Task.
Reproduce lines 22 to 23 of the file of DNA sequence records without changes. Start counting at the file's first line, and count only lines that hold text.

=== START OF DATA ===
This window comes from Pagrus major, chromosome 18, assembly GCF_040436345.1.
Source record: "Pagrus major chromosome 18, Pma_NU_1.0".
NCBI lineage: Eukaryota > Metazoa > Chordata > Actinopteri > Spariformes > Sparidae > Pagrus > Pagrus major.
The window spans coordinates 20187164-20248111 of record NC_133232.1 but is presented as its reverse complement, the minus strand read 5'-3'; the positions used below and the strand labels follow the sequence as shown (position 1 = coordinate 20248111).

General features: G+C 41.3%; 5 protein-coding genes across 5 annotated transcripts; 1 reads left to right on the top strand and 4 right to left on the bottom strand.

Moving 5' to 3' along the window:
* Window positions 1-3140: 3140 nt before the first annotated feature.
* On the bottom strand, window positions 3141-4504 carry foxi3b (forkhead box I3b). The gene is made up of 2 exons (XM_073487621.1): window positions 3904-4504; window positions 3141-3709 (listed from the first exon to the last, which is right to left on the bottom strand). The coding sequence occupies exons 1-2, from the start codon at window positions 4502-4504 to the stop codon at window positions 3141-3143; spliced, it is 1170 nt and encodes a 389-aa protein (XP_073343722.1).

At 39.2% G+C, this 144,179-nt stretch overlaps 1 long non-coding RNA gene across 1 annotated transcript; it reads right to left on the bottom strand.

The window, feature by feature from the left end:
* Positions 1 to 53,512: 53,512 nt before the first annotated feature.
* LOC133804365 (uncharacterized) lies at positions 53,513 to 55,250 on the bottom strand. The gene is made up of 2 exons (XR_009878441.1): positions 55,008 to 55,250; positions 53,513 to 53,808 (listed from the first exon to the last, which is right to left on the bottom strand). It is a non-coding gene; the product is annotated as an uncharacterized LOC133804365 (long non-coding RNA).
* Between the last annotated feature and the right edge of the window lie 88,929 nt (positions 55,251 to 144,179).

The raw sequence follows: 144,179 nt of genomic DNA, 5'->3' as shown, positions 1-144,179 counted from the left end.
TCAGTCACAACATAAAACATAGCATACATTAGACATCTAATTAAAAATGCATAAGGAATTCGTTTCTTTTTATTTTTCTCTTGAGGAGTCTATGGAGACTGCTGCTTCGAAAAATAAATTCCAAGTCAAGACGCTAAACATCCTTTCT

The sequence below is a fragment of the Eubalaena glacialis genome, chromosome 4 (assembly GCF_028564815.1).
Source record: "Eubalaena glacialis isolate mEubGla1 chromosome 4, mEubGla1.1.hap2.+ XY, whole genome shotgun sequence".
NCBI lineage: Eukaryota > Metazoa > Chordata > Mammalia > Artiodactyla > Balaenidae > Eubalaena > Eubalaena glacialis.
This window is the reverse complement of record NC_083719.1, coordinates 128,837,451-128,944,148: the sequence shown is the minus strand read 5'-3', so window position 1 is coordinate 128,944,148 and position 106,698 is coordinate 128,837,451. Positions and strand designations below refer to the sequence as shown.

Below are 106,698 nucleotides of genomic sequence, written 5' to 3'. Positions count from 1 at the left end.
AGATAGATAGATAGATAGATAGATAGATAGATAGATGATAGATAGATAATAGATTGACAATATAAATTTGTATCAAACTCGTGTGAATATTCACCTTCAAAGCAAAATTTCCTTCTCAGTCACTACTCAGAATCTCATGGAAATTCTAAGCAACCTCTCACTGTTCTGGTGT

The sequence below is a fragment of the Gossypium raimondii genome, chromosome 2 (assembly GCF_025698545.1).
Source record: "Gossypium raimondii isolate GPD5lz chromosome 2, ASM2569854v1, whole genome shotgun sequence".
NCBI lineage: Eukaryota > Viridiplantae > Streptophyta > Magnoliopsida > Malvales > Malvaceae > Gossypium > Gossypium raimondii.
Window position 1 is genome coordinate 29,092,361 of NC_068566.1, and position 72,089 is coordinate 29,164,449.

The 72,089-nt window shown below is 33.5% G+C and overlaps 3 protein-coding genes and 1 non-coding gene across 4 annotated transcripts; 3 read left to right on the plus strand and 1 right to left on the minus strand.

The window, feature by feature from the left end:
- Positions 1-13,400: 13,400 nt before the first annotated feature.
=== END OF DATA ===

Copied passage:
The sequence below is a fragment of the Gossypium raimondii genome, chromosome 2 (assembly GCF_025698545.1).
Source record: "Gossypium raimondii isolate GPD5lz chromosome 2, ASM2569854v1, whole genome shotgun sequence".